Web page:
So, I’d visited her wall after waking up one morning. She instantly popped into my mind, and I finally got my answer after it clicked: Dawn, check her FB Page. Maybe someone posted something. Saw someone say they missed her once I scrolled down. When it said ‘RIP’ my worst fear had been confirmed.
Well, the last day we spoke was on September 5th. The last thing she said to me was a question, wanting to know if my boyfriend helped me with the business side of my writing. When I responded, I didn’t get anything. I shrugged it off. She was heading to work to get ready for the school year before the children’s first day back. Or, students, I should say, because she worked in a middle school. So, I brushed it off. But when the days added up, and I considered her health, I told myself, ‘She’s done this before and will pop back up.’ Nope. After week two, I didn’t like the feeling that I had. That’s how I came to find my confirmation. I never thought she read my last message but that day of sadness prompted me to review our messages. Back then, yup, just a few months ago, I didn’t know that the check mark beside a memo meant that the person didn’t see the message. Then my curiosity grew and wanted to get to the bottom of what it meant when a person’s profile pic showed up beside your message. So, I clicked on it, and her avatar popped up. Then it became clear that she’d actually read my response when all this time I thought she hadn’t. That comforted me. That day, I needed to see that.
I miss her.
I never met her. Had plans to. I mean they were loose, but we had plans to do some New York City promotion with another indie New York author. I’d pictured the three of us meeting for the first time, having fun in New York. Two New Yorkers, one Washingtonian. Now it’ll be one New Yorker, one Washingtonian.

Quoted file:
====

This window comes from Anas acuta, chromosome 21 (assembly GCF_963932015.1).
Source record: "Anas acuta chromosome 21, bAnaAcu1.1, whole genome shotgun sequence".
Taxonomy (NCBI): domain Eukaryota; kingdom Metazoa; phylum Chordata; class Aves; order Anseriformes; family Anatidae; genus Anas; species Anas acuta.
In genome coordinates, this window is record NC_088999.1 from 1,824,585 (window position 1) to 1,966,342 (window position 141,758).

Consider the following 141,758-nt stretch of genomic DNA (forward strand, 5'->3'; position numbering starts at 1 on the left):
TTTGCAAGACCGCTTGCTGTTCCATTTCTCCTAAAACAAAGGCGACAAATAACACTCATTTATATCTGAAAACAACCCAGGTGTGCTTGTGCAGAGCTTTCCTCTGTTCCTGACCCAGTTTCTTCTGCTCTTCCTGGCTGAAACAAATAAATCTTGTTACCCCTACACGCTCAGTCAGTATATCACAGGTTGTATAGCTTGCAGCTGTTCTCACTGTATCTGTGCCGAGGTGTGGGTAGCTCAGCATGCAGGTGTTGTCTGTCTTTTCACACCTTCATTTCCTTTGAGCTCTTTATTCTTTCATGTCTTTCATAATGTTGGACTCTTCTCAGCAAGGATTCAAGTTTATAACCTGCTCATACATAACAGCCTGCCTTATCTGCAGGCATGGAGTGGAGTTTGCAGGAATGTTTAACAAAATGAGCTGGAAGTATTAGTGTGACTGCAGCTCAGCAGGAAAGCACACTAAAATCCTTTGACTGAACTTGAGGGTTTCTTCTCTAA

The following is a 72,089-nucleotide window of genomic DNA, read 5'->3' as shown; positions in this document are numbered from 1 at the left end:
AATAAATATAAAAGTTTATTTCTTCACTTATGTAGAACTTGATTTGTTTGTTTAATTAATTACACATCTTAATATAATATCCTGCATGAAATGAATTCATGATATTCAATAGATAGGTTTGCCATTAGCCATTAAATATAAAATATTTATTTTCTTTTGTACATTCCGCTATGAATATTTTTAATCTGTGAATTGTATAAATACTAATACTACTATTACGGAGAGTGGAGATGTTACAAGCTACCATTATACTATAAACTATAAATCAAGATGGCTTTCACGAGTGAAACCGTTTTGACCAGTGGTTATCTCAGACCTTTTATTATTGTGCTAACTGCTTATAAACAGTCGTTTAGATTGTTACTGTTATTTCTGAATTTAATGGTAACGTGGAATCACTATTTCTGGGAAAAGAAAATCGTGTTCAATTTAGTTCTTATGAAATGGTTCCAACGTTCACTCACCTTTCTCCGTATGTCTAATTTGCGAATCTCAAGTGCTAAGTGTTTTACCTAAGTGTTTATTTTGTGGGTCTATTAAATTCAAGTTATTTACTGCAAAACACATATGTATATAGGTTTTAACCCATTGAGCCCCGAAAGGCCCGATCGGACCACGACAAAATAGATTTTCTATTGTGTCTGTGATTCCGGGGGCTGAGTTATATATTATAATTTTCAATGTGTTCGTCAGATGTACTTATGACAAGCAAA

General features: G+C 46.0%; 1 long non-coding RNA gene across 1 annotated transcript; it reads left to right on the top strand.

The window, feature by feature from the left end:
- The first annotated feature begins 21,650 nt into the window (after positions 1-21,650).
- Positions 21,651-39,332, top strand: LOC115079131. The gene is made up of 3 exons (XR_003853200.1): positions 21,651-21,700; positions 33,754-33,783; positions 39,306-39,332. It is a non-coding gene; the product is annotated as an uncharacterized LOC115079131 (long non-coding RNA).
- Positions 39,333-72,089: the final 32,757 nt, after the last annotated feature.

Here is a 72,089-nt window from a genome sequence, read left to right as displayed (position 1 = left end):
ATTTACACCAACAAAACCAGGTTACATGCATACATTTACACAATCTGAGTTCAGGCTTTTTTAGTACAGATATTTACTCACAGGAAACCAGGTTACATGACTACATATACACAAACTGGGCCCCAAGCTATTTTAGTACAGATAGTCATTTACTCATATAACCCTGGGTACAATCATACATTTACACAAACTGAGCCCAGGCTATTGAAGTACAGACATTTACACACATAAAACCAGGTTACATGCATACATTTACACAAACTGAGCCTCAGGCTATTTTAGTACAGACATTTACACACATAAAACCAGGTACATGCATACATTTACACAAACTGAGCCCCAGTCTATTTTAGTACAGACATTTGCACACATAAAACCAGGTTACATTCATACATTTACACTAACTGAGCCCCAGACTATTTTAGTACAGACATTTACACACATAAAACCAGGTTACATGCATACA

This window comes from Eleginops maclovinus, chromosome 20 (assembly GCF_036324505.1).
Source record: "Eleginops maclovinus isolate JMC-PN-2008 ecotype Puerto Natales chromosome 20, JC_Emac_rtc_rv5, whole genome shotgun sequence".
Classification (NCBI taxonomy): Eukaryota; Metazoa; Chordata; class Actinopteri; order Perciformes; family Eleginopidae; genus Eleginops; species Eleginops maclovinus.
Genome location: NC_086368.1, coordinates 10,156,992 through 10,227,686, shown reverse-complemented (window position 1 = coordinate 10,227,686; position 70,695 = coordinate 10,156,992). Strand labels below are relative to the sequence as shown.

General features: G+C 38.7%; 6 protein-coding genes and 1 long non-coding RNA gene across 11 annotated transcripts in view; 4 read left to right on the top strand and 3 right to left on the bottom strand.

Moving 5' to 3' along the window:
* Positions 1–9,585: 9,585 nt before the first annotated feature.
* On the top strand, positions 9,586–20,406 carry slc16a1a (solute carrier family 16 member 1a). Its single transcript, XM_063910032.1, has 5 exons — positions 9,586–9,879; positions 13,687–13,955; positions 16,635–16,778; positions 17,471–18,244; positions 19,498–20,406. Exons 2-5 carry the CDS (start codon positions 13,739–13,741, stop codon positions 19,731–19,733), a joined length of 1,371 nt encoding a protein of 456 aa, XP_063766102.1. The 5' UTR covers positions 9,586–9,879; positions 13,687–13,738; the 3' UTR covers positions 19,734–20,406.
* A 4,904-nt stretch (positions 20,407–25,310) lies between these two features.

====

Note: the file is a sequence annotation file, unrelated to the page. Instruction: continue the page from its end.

Qiana was supportive. Look at her Instagram wall. It’s gorgeous! She liked expensive things but in all the right areas. Makeup, clothes, technology, and simple day-to-day items. This was a girl I could get girly with. Tea drinkers with the desire to write on an Apple. Hell, we both had that interracial love in common. Hers, white, mine, Latino. How’d you meet your man? How’d you meet your man? So many things to keep a conversation going in person. We just, had a lot in common. And you know us ladies, we like to establish that line of commonalities real quick. Somehow, we think that’s what’s gonna make that friendship magical. And you know what, in most cases, it does! Put a little keepin’ it one hunned, loyalty, and supportiveness in there, and you’ve got a good friend on your hand. From what I can tell, she had it in her.
Qiana reminded me that some of the coolest and the best people can be the ones who’ve never smacked a greeting hand into yours. That sometimes you need that online voice of confidence to cheer you on. And that even if you’ve never met someone physically, they can still touch your heart and be on your mind shall they pass away. Well, Qiana is the first person to do all of this.
We authors live in a world where we typically support one another. We share the same complaints, same concerns. We belong to a bubble that gets popped by readers who wish to step inside as well and embrace the world where words give life. Outsiders may not understand the deep, online camaraderie among authors who typically, have never met. We have the filthiest mouths decorated by a sense of humor, killing all stereotypes that authors are nothing but socially awkward freaks and geeks. No, we’re outspoken, brazen, supportive, festive! You’ll find many hand-over-the-mouth-worthy words than you can count in one day. Then our world can turn feisty, petty, gossipy. But at the end of the day, we offer assistance to those who need it. And then the author world is full of some love again. *Shrugs*
But Qiana admitted to me that she needed to work on her level of interaction with fellow authors. Regardless, once upon a time, she was a part of this world—the author world. True, she didn’t get to drop that book among her readers. At best, she was able to share some work on Wattpad. So, at least some people got to see her work. At least she made some meaningful connections, connections she would’ve probably never made had she not been a writer in the first place. And for someone like me, she’s already published. How? Because when authors share their work, you get a piece of their souls. So, since she shared bits of her life with me, she told a story to me already, albeit indirectly, out of sequence, untitled, and without an ISBN number. Everyone has a story within, a story to tell, and that’s why we need to listen when others speak. Yes, Qiana was an author of fiction, and, I didn’t get to read her book. However, I read her book already without even knowing it. This one just happened to be an autobiography. 💕💗💕